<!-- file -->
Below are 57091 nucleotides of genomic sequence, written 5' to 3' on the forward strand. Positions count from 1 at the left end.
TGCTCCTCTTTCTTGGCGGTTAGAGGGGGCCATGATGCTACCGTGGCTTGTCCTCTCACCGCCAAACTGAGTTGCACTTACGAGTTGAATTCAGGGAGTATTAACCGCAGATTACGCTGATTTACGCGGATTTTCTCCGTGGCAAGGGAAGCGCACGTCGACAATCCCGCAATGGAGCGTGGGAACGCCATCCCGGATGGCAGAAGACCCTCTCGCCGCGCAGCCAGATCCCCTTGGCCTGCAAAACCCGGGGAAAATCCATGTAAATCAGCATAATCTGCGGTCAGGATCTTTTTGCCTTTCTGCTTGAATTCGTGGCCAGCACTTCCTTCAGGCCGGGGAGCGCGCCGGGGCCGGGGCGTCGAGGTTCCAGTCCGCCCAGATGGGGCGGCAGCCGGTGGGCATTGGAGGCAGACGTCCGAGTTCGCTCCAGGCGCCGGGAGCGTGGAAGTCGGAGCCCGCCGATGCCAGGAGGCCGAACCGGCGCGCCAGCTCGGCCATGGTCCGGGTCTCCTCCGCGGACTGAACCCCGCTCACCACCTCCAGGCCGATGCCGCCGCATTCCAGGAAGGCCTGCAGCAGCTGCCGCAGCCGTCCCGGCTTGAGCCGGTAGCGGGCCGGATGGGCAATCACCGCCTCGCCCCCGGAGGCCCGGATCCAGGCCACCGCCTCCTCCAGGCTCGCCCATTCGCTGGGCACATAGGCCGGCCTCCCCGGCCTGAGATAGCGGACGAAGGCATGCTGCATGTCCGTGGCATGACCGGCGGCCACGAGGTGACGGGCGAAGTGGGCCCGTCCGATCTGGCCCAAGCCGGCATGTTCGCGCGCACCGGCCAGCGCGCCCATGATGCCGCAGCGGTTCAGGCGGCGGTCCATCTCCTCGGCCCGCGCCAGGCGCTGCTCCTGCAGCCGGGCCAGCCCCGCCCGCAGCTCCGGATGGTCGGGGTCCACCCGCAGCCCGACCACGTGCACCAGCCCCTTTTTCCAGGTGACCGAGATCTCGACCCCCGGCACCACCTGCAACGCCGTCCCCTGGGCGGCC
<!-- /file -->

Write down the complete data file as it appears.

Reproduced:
Below are 57091 nucleotides of genomic sequence, written 5' to 3' on the forward strand. Positions count from 1 at the left end.
TGCTCCTCTTTCTTGGCGGTTAGAGGGGGCCATGATGCTACCGTGGCTTGTCCTCTCACCGCCAAACTGAGTTGCACTTACGAGTTGAATTCAGGGAGTATTAACCGCAGATTACGCTGATTTACGCGGATTTTCTCCGTGGCAAGGGAAGCGCACGTCGACAATCCCGCAATGGAGCGTGGGAACGCCATCCCGGATGGCAGAAGACCCTCTCGCCGCGCAGCCAGATCCCCTTGGCCTGCAAAACCCGGGGAAAATCCATGTAAATCAGCATAATCTGCGGTCAGGATCTTTTTGCCTTTCTGCTTGAATTCGTGGCCAGCACTTCCTTCAGGCCGGGGAGCGCGCCGGGGCCGGGGCGTCGAGGTTCCAGTCCGCCCAGATGGGGCGGCAGCCGGTGGGCATTGGAGGCAGACGTCCGAGTTCGCTCCAGGCGCCGGGAGCGTGGAAGTCGGAGCCCGCCGATGCCAGGAGGCCGAACCGGCGCGCCAGCTCGGCCATGGTCCGGGTCTCCTCCGCGGACTGAACCCCGCTCACCACCTCCAGGCCGATGCCGCCGCATTCCAGGAAGGCCTGCAGCAGCTGCCGCAGCCGTCCCGGCTTGAGCCGGTAGCGGGCCGGATGGGCAATCACCGCCTCGCCCCCGGAGGCCCGGATCCAGGCCACCGCCTCCTCCAGGCTCGCCCATTCGCTGGGCACATAGGCCGGCCTCCCCGGCCTGAGATAGCGGACGAAGGCATGCTGCATGTCCGTGGCATGACCGGCGGCCACGAGGTGACGGGCGAAGTGGGCCCGTCCGATCTGGCCCAAGCCGGCATGTTCGCGCGCACCGGCCAGCGCGCCCATGATGCCGCAGCGGTTCAGGCGGCGGTCCATCTCCTCGGCCCGCGCCAGGCGCTGCTCCTGCAGCCGGGCCAGCCCCGCCCGCAGCTCCGGATGGTCGGGGTCCACCCGCAGCCCGACCACGTGCACCAGCCCCTTTTTCCAGGTGACCGAGATCTCGACCCCCGGCACCACCTGCAACGCCGTCCCCTGGGCGGCC